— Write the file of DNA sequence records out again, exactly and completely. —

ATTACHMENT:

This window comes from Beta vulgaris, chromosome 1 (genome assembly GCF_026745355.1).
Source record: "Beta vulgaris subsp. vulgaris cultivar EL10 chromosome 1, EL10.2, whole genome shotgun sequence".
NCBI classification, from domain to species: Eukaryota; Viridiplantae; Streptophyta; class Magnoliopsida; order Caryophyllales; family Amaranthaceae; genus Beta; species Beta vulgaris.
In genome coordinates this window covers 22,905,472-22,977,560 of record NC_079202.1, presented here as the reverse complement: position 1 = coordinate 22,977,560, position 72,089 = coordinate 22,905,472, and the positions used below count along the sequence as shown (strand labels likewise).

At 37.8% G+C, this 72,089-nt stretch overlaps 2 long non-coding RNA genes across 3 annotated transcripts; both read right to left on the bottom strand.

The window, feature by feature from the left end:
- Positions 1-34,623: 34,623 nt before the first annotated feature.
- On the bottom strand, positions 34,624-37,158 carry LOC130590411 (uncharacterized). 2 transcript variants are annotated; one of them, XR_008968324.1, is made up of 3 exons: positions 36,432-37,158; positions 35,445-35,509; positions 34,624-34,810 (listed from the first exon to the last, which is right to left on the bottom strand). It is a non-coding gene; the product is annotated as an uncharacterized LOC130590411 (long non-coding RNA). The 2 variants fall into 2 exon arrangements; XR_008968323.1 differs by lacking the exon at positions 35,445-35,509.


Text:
This window comes from Beta vulgaris, chromosome 1 (genome assembly GCF_026745355.1).
Source record: "Beta vulgaris subsp. vulgaris cultivar EL10 chromosome 1, EL10.2, whole genome shotgun sequence".
NCBI classification, from domain to species: Eukaryota; Viridiplantae; Streptophyta; class Magnoliopsida; order Caryophyllales; family Amaranthaceae; genus Beta; species Beta vulgaris.
In genome coordinates this window covers 22,905,472-22,977,560 of record NC_079202.1, presented here as the reverse complement: position 1 = coordinate 22,977,560, position 72,089 = coordinate 22,905,472, and the positions used below count along the sequence as shown (strand labels likewise).

At 37.8% G+C, this 72,089-nt stretch overlaps 2 long non-coding RNA genes across 3 annotated transcripts; both read right to left on the bottom strand.

The window, feature by feature from the left end:
- Positions 1-34,623: 34,623 nt before the first annotated feature.
- On the bottom strand, positions 34,624-37,158 carry LOC130590411 (uncharacterized). 2 transcript variants are annotated; one of them, XR_008968324.1, is made up of 3 exons: positions 36,432-37,158; positions 35,445-35,509; positions 34,624-34,810 (listed from the first exon to the last, which is right to left on the bottom strand). It is a non-coding gene; the product is annotated as an uncharacterized LOC130590411 (long non-coding RNA). The 2 variants fall into 2 exon arrangements; XR_008968323.1 differs by lacking the exon at positions 35,445-35,509.